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COVID-19 leaves M&A activity exposed to the elements

The coronavirus crisis was a storm front that grew quickly and struck fiercely, leaving global M&A activity exposed to the elements in ways that were almost impossible to prepare for

“It doesn’t matter how well prepared you are and how well you know your known risks, all it takes is one unknown risk of this magnitude, and it disrupts everything.” – Michael Sonego, Global Corporate Finance Lead, Baker Tilly International

Globally, deal making fell to its lowest levels in more than a decade in the second quarter of 2020, with just US$485bn worth of deals – down from US$1tr a year earlier. The stark difference between business before and after COVID-19 is laid bare in the most recent Baker Tilly International/Mergermarket reports on M&A opportunities in both Europe and North America

Investor confidence across both regions has been left shaken after a turbulent period like no other.

Across North America, 87% of dealmakers reported COVID-19 is having a negative impact on their investment decisions. Half are shelving plans for any cross-border M&A until the pandemic abates, and deal totals in the first half of 2020 sank to some of the lowest in recent memory. Additionally, social protests and upheaval, lockdowns, trade wars and a looming presidential election have all contributed towards the decline in M&A deals. 

Elsewhere in Europe, confidence had already been dampened at the start of the year by generally poor economic growth and ongoing political and economic uncertainly around Brexit. COVID-19 all but crushed any remaining confidence. Mirroring sentiments in North America, some 83% of respondents in Europe believe Covid-19 will have a negative impact on cross-border M&A through 2020, and possibly beyond.

But while the trend across both regions shows that megadeals were shelved or abandoned, the mid-market is seen as a source for potential recovery across both regions.  

“Deal volumes may be down overall, but we are seeing companies actively using deal making to accelerate strategic shifts during the crisis. These organisations are searching for strategic opportunities and are prepared to pay a fair price for businesses that help advance their own position.” – Michael Sonego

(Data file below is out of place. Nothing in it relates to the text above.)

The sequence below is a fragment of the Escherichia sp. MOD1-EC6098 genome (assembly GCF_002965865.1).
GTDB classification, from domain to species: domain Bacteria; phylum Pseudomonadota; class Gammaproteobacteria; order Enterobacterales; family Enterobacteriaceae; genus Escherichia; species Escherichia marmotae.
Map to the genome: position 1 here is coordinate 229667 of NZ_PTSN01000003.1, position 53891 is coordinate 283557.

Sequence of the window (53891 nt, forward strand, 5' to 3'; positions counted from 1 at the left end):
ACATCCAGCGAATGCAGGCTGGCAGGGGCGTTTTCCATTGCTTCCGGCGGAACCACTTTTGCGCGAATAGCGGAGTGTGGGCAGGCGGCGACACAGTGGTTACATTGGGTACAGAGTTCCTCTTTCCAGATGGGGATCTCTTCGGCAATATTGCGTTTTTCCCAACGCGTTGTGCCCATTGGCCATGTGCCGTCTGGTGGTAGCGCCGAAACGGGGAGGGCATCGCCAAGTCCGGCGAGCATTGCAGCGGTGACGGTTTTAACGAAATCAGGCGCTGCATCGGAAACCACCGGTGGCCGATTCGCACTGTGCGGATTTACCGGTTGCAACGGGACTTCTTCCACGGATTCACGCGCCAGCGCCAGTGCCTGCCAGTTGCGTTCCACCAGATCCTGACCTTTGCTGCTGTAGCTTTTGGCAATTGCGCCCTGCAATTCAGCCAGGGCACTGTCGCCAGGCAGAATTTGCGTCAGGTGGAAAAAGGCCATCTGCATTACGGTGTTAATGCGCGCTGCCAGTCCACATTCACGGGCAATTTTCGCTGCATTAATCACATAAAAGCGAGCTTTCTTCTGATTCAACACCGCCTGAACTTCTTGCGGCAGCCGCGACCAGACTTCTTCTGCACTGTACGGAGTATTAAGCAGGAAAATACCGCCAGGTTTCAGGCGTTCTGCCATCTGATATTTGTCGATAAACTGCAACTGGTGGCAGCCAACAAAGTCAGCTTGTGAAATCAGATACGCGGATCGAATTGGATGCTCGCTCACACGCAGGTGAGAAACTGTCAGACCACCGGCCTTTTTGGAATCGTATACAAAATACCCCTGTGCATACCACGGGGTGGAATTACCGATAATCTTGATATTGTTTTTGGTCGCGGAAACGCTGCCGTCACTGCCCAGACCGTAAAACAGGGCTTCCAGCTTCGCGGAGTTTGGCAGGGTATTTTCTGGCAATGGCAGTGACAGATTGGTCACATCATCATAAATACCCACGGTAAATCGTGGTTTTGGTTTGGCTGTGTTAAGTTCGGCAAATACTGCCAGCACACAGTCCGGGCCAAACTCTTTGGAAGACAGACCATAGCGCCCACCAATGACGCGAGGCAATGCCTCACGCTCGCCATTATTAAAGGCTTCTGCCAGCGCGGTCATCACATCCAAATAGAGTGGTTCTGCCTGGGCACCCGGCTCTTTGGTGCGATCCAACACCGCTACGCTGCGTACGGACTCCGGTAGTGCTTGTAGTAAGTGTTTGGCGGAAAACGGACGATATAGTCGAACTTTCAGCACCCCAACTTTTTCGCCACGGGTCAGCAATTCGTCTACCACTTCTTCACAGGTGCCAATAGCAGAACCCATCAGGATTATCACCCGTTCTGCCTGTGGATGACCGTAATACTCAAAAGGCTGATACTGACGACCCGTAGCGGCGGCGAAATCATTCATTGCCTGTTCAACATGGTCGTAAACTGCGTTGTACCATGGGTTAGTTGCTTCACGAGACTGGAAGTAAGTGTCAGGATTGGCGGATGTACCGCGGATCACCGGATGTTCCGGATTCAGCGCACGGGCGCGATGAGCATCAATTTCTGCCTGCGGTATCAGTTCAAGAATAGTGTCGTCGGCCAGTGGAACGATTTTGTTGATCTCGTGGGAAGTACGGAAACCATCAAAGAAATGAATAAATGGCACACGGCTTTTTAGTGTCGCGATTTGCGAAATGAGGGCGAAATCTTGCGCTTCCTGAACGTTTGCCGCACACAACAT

While only 7% of respondents were bullish about the North American market overall for M&A compared to other markets, 18% believed mid-cap deals in the region offered better opportunity than in other zones – a number matched by European dealmakers, where 18% say there are better mid-market opportunities in Europe compared to other regions globally. While still relatively small, these sentiments are significantly larger than the 2% who say the same for the overall M&A opportunities in Europe.

As with past recoveries, mid-market deals will be the first to emerge from the downturn, and PE investors are positioned to take advantage of today’s favourable valuations.

As with past recoveries, mid-market deals will be the first to emerge from the downturn, and PE investors are positioned to take advantage of today’s favourable valuations.

Mid-market companies offer several advantages. Acquiring these firms can create easier entry points to markets as there are fewer regulatory hurdles compared to mega deals. They also offer more reliability than small cap firms with untested business processes and uncertain financial stability. In recent years, the European mid-market has accounted for more than 70% of deals, reaching as high as 75% in 2019. Deal making in this segment could pick up in the year ahead as mid-market companies undergo financing and revenue strains as consumer demand dries up amid the pandemic. The result could see distressed M&A at depressed valuations or consolidations within industries.